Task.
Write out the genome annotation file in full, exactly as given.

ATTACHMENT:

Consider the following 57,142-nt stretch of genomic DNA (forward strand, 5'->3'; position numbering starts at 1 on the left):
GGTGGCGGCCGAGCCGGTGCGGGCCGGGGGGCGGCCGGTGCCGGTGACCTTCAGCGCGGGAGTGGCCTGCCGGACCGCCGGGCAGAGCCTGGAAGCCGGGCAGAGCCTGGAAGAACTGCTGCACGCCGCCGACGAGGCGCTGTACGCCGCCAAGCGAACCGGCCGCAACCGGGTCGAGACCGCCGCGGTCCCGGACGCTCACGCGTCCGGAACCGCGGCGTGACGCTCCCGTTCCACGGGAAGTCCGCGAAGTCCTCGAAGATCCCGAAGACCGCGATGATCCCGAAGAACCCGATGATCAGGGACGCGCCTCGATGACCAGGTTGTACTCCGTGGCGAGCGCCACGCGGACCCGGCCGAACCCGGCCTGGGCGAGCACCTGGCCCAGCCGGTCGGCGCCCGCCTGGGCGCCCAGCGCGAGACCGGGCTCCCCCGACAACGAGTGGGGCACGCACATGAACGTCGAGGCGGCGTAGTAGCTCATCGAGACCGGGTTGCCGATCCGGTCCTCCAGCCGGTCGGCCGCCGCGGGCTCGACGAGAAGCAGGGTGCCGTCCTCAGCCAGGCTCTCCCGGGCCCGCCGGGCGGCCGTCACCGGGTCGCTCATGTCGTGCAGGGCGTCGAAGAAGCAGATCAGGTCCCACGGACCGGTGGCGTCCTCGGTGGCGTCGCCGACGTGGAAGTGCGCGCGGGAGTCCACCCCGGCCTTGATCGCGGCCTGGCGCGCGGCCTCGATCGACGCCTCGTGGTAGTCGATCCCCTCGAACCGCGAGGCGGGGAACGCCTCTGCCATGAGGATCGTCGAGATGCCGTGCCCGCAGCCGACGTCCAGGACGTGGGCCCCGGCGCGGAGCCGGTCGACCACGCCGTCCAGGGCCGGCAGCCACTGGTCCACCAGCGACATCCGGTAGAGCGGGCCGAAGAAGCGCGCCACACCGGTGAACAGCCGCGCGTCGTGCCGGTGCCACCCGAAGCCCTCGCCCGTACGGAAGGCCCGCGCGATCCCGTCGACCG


Consider the following 57,142-nt stretch of genomic DNA (forward strand, 5'->3'; position numbering starts at 1 on the left):
GGTGGCGGCCGAGCCGGTGCGGGCCGGGGGGCGGCCGGTGCCGGTGACCTTCAGCGCGGGAGTGGCCTGCCGGACCGCCGGGCAGAGCCTGGAAGCCGGGCAGAGCCTGGAAGAACTGCTGCACGCCGCCGACGAGGCGCTGTACGCCGCCAAGCGAACCGGCCGCAACCGGGTCGAGACCGCCGCGGTCCCGGACGCTCACGCGTCCGGAACCGCGGCGTGACGCTCCCGTTCCACGGGAAGTCCGCGAAGTCCTCGAAGATCCCGAAGACCGCGATGATCCCGAAGAACCCGATGATCAGGGACGCGCCTCGATGACCAGGTTGTACTCCGTGGCGAGCGCCACGCGGACCCGGCCGAACCCGGCCTGGGCGAGCACCTGGCCCAGCCGGTCGGCGCCCGCCTGGGCGCCCAGCGCGAGACCGGGCTCCCCCGACAACGAGTGGGGCACGCACATGAACGTCGAGGCGGCGTAGTAGCTCATCGAGACCGGGTTGCCGATCCGGTCCTCCAGCCGGTCGGCCGCCGCGGGCTCGACGAGAAGCAGGGTGCCGTCCTCAGCCAGGCTCTCCCGGGCCCGCCGGGCGGCCGTCACCGGGTCGCTCATGTCGTGCAGGGCGTCGAAGAAGCAGATCAGGTCCCACGGACCGGTGGCGTCCTCGGTGGCGTCGCCGACGTGGAAGTGCGCGCGGGAGTCCACCCCGGCCTTGATCGCGGCCTGGCGCGCGGCCTCGATCGACGCCTCGTGGTAGTCGATCCCCTCGAACCGCGAGGCGGGGAACGCCTCTGCCATGAGGATCGTCGAGATGCCGTGCCCGCAGCCGACGTCCAGGACGTGGGCCCCGGCGCGGAGCCGGTCGACCACGCCGTCCAGGGCCGGCAGCCACTGGTCCACCAGCGACATCCGGTAGAGCGGGCCGAAGAAGCGCGCCACACCGGTGAACAGCCGCGCGTCGTGCCGGTGCCACCCGAAGCCCTCGCCCGTACGGAAGGCCCGCGCGATCCCGTCGACCG